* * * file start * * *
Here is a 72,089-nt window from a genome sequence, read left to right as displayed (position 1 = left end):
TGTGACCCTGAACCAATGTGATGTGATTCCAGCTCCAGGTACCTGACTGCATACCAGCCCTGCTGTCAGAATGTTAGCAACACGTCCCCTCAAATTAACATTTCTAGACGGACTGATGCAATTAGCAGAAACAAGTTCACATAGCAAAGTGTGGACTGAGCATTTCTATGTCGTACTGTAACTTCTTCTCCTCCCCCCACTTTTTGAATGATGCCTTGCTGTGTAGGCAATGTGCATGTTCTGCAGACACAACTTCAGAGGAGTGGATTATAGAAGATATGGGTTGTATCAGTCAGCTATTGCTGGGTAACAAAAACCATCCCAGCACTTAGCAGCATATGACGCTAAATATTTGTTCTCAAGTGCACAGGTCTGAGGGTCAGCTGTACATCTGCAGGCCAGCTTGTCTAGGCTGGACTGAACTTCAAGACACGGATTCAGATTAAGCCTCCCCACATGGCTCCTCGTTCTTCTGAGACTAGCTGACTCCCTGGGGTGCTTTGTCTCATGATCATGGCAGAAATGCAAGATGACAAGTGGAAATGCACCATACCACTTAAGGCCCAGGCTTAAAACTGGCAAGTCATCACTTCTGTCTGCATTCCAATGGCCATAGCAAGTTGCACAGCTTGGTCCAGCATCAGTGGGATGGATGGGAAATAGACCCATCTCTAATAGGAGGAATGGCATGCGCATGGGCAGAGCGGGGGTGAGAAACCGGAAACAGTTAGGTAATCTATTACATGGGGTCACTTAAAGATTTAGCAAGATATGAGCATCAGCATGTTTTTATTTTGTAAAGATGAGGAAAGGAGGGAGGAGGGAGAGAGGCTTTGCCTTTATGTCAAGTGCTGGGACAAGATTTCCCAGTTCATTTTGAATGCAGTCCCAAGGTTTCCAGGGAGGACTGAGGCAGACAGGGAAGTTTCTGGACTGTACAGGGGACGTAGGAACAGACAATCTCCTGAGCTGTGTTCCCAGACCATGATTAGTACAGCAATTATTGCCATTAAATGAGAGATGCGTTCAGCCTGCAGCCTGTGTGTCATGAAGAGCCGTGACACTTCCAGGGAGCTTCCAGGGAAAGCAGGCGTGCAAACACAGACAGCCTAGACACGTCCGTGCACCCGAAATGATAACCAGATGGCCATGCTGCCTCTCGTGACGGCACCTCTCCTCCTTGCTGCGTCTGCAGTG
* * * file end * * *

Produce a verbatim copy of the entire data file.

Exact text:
Here is a 72,089-nt window from a genome sequence, read left to right as displayed (position 1 = left end):
TGTGACCCTGAACCAATGTGATGTGATTCCAGCTCCAGGTACCTGACTGCATACCAGCCCTGCTGTCAGAATGTTAGCAACACGTCCCCTCAAATTAACATTTCTAGACGGACTGATGCAATTAGCAGAAACAAGTTCACATAGCAAAGTGTGGACTGAGCATTTCTATGTCGTACTGTAACTTCTTCTCCTCCCCCCACTTTTTGAATGATGCCTTGCTGTGTAGGCAATGTGCATGTTCTGCAGACACAACTTCAGAGGAGTGGATTATAGAAGATATGGGTTGTATCAGTCAGCTATTGCTGGGTAACAAAAACCATCCCAGCACTTAGCAGCATATGACGCTAAATATTTGTTCTCAAGTGCACAGGTCTGAGGGTCAGCTGTACATCTGCAGGCCAGCTTGTCTAGGCTGGACTGAACTTCAAGACACGGATTCAGATTAAGCCTCCCCACATGGCTCCTCGTTCTTCTGAGACTAGCTGACTCCCTGGGGTGCTTTGTCTCATGATCATGGCAGAAATGCAAGATGACAAGTGGAAATGCACCATACCACTTAAGGCCCAGGCTTAAAACTGGCAAGTCATCACTTCTGTCTGCATTCCAATGGCCATAGCAAGTTGCACAGCTTGGTCCAGCATCAGTGGGATGGATGGGAAATAGACCCATCTCTAATAGGAGGAATGGCATGCGCATGGGCAGAGCGGGGGTGAGAAACCGGAAACAGTTAGGTAATCTATTACATGGGGTCACTTAAAGATTTAGCAAGATATGAGCATCAGCATGTTTTTATTTTGTAAAGATGAGGAAAGGAGGGAGGAGGGAGAGAGGCTTTGCCTTTATGTCAAGTGCTGGGACAAGATTTCCCAGTTCATTTTGAATGCAGTCCCAAGGTTTCCAGGGAGGACTGAGGCAGACAGGGAAGTTTCTGGACTGTACAGGGGACGTAGGAACAGACAATCTCCTGAGCTGTGTTCCCAGACCATGATTAGTACAGCAATTATTGCCATTAAATGAGAGATGCGTTCAGCCTGCAGCCTGTGTGTCATGAAGAGCCGTGACACTTCCAGGGAGCTTCCAGGGAAAGCAGGCGTGCAAACACAGACAGCCTAGACACGTCCGTGCACCCGAAATGATAACCAGATGGCCATGCTGCCTCTCGTGACGGCACCTCTCCTCCTTGCTGCGTCTGCAGTG